01-05-2016, 01:50 PM
Compass scribing works like this: if you hold the compass perfectly vertical through the scribe and cut to the lines perfectly then, from the stock position when scribed, the piece will fall vertically the span of the compass and fit perfectly. Held consistently at another angle the piece will fit as though moved in place at the angle. This of course ignores bevels, compass angle irregularities, etc. None of us is perfect. We have all probably imagined that tracing with compass square to the stock will work and not disappoint but it is not so.

Gib Etheridge
01-05-2016, 02:16 PM
Using thin stock for the template has the advantage of allowing you to scribe just the "big" face of the piece. Once that fits and it's transferred onto the thicker stock and cut out all you need to do is plane and rasp/chisel the bevels. You can do those by eye if you just take off a little at a time. In my previous post I recommended 1/4" pine, and that will work just fine midships where there is little bevel, but as you get towards the ends where the bevels are greater you will do better to use 1/8".

I don't like using doorskins. They're too weak and brittle and splintery, and they bend too easily.

Ian McColgin
01-05-2016, 02:20 PM
I disagree with Thad a bit. If you don't hold the compass fairly normal to the circle, you could be pushing the point off center and make an inaccurate arc, buy unless you've squeezed the compass legs, you've not changed the distance between the points. That's why when you use a compass to measure distances on a chart, it measures the same whether you lay the compass at a low angle of hold it normal to the chart. But Thad's observation that holding the compass at an angle may induce error is correct.

Thad
01-05-2016, 03:58 PM
NO. Holding the compass at the same angle to vertical is correct whatever the angle, the angle being the line between the points not the angle of the body of the compass.

Jay Greer
01-05-2016, 04:29 PM
Spiling the jogs pattern for floors or frames in a clinker built hull is not all that hard once you get a clear picture of it in your mind. Making up a pattern by using a batten sprung to the high faying points of the planks will allow you to bring the pattern into contact with the planks prior to notching the pattern. The point of intersection to the pattern, where the planks touch, should be first marked using a small tri square to the inside of plank lap. Then the thickness of the inner lap at the step is marked off on the pattern. Projecting the lines from each plank lap is then a simple matter. Note that the pattern should be marked from the side that is closest to the midships line in order to allow for the bevel of the floor. If this is a small boat, you can often eliminate the frames or just bend them in to be in contact with the inner high spots of the jogs. Such as can be seen here.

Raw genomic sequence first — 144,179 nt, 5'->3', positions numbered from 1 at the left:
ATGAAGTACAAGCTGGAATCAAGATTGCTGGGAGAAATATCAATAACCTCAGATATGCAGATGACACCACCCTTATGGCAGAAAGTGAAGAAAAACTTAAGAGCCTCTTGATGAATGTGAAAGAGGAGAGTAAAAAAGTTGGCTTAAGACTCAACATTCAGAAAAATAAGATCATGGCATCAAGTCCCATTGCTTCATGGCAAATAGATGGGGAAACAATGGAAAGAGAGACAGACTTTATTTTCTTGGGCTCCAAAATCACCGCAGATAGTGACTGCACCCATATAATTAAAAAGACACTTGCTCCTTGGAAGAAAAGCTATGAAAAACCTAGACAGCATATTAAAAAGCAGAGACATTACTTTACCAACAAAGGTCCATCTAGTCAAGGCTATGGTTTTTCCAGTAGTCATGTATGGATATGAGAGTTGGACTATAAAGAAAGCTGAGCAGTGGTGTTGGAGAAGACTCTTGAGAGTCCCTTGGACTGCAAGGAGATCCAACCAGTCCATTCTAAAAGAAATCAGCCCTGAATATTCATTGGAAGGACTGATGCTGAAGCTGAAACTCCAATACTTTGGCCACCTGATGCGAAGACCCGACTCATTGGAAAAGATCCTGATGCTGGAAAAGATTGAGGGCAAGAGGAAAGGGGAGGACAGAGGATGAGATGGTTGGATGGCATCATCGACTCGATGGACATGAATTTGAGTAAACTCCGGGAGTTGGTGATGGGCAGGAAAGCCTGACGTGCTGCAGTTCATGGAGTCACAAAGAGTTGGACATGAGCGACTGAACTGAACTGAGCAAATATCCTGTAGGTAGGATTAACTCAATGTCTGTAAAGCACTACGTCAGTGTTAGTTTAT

Jay
https://im1.shutterfly.com/media/47a6df24b3127cceeb5f78ae7d6000000030O00QYsmrNy5bsQ e3nwg/cC/f%3D0/ls%3D00107990352120160105212505137.JPG/ps%3D50/r%3D0/rx%3D720/ry%3D480/

John Meachen
01-05-2016, 04:34 PM
Thad is absolutely correct.What you absolutely must not do is rotate the compasses,you are translating the shape followed by the point to the area beneath the pencil point and to allow any kind of rotation displaces the pencil line.To illustrate-consider trying to fir a short length of wood inside a piece of fairly large pipe if you kept the legs perpendicular to the surface you will describe an arc smaller than the pipe radius and if you then cut the wood,it will rock when dropped into place.If you maintain the same orientation of the legs,the wood could be cut to a very good fit.

Ian McColgin
01-05-2016, 05:08 PM
I must not be understanding what Thad and others mean. I just took a compass and struck a circle with the compass (centerline up between the legs) normal to the paper. Then I tilted the compass back and forth striking arcs and a whole circle. All I did was make the pencil mark of the original circle darker. The legs remain the same distance apart and thus the radius of the circle is the same.